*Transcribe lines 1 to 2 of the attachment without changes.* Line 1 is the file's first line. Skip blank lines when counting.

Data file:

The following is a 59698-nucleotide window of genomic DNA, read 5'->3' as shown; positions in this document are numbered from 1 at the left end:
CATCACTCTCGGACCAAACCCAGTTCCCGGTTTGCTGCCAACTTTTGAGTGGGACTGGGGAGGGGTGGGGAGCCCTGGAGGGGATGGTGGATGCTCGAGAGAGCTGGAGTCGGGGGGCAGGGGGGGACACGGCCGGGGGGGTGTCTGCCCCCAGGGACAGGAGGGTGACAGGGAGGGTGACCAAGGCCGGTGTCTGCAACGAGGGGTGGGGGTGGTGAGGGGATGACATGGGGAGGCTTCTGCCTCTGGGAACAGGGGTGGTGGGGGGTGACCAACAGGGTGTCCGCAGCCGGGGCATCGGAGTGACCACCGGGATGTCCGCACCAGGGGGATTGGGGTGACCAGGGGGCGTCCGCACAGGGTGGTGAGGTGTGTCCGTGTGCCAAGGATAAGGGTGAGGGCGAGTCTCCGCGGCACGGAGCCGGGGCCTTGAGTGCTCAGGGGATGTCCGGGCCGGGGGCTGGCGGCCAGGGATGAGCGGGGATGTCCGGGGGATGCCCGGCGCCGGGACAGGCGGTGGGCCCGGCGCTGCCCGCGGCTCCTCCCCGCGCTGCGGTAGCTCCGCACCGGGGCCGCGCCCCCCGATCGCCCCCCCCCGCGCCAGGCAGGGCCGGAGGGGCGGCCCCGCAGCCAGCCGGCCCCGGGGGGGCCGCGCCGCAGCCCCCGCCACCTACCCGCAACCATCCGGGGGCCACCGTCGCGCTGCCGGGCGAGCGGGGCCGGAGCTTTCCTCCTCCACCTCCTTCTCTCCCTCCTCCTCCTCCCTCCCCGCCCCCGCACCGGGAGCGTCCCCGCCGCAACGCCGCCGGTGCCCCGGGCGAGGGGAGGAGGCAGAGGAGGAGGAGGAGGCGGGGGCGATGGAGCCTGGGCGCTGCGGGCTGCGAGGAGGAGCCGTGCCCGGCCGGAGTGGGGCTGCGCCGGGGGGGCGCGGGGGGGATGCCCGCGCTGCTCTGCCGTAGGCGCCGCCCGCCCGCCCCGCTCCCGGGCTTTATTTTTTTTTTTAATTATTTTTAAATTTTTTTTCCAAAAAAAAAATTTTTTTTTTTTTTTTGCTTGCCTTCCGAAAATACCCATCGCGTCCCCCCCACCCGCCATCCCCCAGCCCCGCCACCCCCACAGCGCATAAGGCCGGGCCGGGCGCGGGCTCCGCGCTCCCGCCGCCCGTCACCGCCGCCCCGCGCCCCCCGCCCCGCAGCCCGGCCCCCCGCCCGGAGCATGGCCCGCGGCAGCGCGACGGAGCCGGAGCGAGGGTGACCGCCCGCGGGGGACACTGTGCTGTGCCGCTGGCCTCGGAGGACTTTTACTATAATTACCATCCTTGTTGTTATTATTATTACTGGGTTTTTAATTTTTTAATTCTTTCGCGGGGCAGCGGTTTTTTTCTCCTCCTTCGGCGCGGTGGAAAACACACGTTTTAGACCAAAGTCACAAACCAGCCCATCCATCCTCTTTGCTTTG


The following is a 59698-nucleotide window of genomic DNA, read 5'->3' as shown; positions in this document are numbered from 1 at the left end:
CATCACTCTCGGACCAAACCCAGTTCCCGGTTTGCTGCCAACTTTTGAGTGGGACTGGGGAGGGGTGGGGAGCCCTGGAGGGGATGGTGGATGCTCGAGAGAGCTGGAGTCGGGGGGCAGGGGGGGACACGGCCGGGGGGGTGTCTGCCCCCAGGGACAGGAGGGTGACAGGGAGGGTGACCAAGGCCGGTGTCTGCAACGAGGGGTGGGGGTGGTGAGGGGATGACATGGGGAGGCTTCTGCCTCTGGGAACAGGGGTGGTGGGGGGTGACCAACAGGGTGTCCGCAGCCGGGGCATCGGAGTGACCACCGGGATGTCCGCACCAGGGGGATTGGGGTGACCAGGGGGCGTCCGCACAGGGTGGTGAGGTGTGTCCGTGTGCCAAGGATAAGGGTGAGGGCGAGTCTCCGCGGCACGGAGCCGGGGCCTTGAGTGCTCAGGGGATGTCCGGGCCGGGGGCTGGCGGCCAGGGATGAGCGGGGATGTCCGGGGGATGCCCGGCGCCGGGACAGGCGGTGGGCCCGGCGCTGCCCGCGGCTCCTCCCCGCGCTGCGGTAGCTCCGCACCGGGGCCGCGCCCCCCGATCGCCCCCCCCCGCGCCAGGCAGGGCCGGAGGGGCGGCCCCGCAGCCAGCCGGCCCCGGGGGGGCCGCGCCGCAGCCCCCGCCACCTACCCGCAACCATCCGGGGGCCACCGTCGCGCTGCCGGGCGAGCGGGGCCGGAGCTTTCCTCCTCCACCTCCTTCTCTCCCTCCTCCTCCTCCCTCCCCGCCCCCGCACCGGGAGCGTCCCCGCCGCAACGCCGCCGGTGCCCCGGGCGAGGGGAGGAGGCAGAGGAGGAGGAGGAGGCGGGGGCGATGGAGCCTGGGCGCTGCGGGCTGCGAGGAGGAGCCGTGCCCGGCCGGAGTGGGGCTGCGCCGGGGGGGCGCGGGGGGGATGCCCGCGCTGCTCTGCCGTAGGCGCCGCCCGCCCGCCCCGCTCCCGGGCTTTATTTTTTTTTTTAATTATTTTTAAATTTTTTTTCCAAAAAAAAAATTTTTTTTTTTTTTTTGCTTGCCTTCCGAAAATACCCATCGCGTCCCCCCCACCCGCCATCCCCCAGCCCCGCCACCCCCACAGCGCATAAGGCCGGGCCGGGCGCGGGCTCCGCGCTCCCGCCGCCCGTCACCGCCGCCCCGCGCCCCCCGCCCCGCAGCCCGGCCCCCCGCCCGGAGCATGGCCCGCGGCAGCGCGACGGAGCCGGAGCGAGGGTGACCGCCCGCGGGGGACACTGTGCTGTGCCGCTGGCCTCGGAGGACTTTTACTATAATTACCATCCTTGTTGTTATTATTATTACTGGGTTTTTAATTTTTTAATTCTTTCGCGGGGCAGCGGTTTTTTTCTCCTCCTTCGGCGCGGTGGAAAACACACGTTTTAGACCAAAGTCACAAACCAGCCCATCCATCCTCTTTGCTTTG